Last night I visited a future Morocco. A friend and I, wearing dusters and face wraps against the wind and sand, stood in a bazaar while movement foamed around us. There had been a war. Somehow I knew this. A war against non-human forces that had nearly wiped out the human race. My friend and I had fought in it.
The human population was just starting to bounce back. Conditions for survival were harsh. I saw a family waiting to board a white hovercraft. Mother, father, two children. They were escaping north to safer lands. The father held a boy child of maybe two while a daughter of eight or so stood beside them.
There was no ladder into the hovercraft. The mother and father climbed over the side with the boy but the daughter could not reach high enough. She cried out, holding up her hands, but neither her father nor mother helped her, though they had tears in their eyes. I understood they were leaving her behind, that they felt they had to make a choice to save one of their children and the boy was more important to them than the girl.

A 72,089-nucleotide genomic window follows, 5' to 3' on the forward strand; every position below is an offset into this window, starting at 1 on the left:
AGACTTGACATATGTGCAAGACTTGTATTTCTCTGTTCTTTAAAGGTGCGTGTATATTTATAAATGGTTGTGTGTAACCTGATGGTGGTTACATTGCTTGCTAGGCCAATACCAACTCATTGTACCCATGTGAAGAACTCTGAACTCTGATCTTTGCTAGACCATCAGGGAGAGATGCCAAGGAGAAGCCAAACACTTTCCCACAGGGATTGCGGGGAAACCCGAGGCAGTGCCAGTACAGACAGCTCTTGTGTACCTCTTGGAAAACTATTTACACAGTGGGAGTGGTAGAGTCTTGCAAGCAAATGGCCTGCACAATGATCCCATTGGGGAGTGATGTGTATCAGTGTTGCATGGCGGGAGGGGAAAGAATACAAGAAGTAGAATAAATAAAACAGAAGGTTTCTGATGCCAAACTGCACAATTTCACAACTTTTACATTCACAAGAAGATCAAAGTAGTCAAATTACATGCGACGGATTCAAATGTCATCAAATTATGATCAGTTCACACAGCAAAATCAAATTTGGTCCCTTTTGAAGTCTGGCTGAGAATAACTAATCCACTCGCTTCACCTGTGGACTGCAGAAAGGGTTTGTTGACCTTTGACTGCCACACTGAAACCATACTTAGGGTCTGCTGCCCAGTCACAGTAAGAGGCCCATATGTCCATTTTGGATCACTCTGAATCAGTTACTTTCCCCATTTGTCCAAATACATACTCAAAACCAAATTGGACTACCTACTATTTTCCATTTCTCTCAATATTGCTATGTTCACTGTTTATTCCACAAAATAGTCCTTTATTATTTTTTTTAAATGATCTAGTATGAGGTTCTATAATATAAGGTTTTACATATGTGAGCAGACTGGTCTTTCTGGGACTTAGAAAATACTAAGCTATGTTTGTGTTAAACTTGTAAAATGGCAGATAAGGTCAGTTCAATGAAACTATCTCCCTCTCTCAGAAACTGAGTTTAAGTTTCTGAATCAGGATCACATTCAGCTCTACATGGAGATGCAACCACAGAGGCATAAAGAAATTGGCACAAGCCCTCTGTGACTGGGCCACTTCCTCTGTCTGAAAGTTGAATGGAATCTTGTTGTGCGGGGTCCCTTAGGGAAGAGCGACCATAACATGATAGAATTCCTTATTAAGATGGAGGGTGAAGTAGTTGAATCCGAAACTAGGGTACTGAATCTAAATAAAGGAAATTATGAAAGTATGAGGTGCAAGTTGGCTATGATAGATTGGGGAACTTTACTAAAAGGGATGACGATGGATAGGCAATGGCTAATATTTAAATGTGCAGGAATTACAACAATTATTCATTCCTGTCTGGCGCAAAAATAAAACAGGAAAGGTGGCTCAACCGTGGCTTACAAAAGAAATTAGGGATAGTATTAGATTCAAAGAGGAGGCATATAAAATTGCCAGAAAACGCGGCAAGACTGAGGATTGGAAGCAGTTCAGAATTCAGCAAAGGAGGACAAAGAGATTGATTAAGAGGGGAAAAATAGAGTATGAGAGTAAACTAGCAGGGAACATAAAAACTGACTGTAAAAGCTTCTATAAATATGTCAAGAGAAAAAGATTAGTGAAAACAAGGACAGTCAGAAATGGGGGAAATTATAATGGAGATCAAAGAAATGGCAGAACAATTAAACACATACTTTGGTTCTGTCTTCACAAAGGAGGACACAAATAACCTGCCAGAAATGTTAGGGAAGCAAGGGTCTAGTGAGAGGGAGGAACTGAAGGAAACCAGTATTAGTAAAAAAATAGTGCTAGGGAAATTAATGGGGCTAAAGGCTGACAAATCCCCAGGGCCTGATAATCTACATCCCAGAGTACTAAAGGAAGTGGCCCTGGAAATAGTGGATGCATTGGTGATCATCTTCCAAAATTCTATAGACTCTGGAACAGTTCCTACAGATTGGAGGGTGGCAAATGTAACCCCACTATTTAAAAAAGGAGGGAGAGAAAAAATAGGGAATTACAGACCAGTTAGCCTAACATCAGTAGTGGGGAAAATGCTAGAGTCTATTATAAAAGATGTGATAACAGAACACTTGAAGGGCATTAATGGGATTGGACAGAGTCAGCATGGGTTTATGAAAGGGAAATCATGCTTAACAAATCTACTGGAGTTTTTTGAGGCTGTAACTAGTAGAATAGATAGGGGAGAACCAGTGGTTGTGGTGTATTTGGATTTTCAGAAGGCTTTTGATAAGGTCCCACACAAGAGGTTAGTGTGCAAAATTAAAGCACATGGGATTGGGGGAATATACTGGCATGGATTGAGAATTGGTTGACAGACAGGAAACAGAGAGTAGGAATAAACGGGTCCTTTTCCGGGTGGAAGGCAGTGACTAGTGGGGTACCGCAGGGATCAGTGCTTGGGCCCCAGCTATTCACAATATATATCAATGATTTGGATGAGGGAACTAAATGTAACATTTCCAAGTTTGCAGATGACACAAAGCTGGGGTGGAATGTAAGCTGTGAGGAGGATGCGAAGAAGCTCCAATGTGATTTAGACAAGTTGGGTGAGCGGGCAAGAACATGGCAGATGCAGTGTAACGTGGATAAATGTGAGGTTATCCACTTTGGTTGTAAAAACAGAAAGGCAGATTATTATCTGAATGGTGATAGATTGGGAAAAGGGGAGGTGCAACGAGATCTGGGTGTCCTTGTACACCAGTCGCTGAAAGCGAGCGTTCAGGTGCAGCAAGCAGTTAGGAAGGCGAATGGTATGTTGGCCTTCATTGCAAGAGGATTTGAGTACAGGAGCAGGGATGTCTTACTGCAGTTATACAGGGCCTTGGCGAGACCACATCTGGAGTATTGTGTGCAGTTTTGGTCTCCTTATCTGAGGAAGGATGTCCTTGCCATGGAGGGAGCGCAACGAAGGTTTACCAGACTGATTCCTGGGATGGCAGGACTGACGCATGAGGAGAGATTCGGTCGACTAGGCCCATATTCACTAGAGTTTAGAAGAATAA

The hovercraft began to move. The girl ran beside it, the swirling sand spraying her, making her blink and stumble. I couldn’t stand it. To one side of us two traders were bargaining with a merchant at a stall, their mounts tethered beside them. Those mounts were dragonflies the size of horses.
I ran to one of the giant insects, yanked its reins free and leaped onto its back. Together we tore upward into the brazen air, the creature’s wings humming, then swung back and down and the dragonfly scooped up the fallen girl in its front legs. We caught the hovercraft only a short distance away and deposited the girl on board. She ran to her mother, who hugged her desperately.
I leaped off the dragonfly into the craft, saw that other families were huddled in the bottom of the ship. I knew that some of them had also left loved ones behind. I shouted at them. “They’re human beings. You can’t leave them. They’re human!”
A young mother burst into tears. I awoke.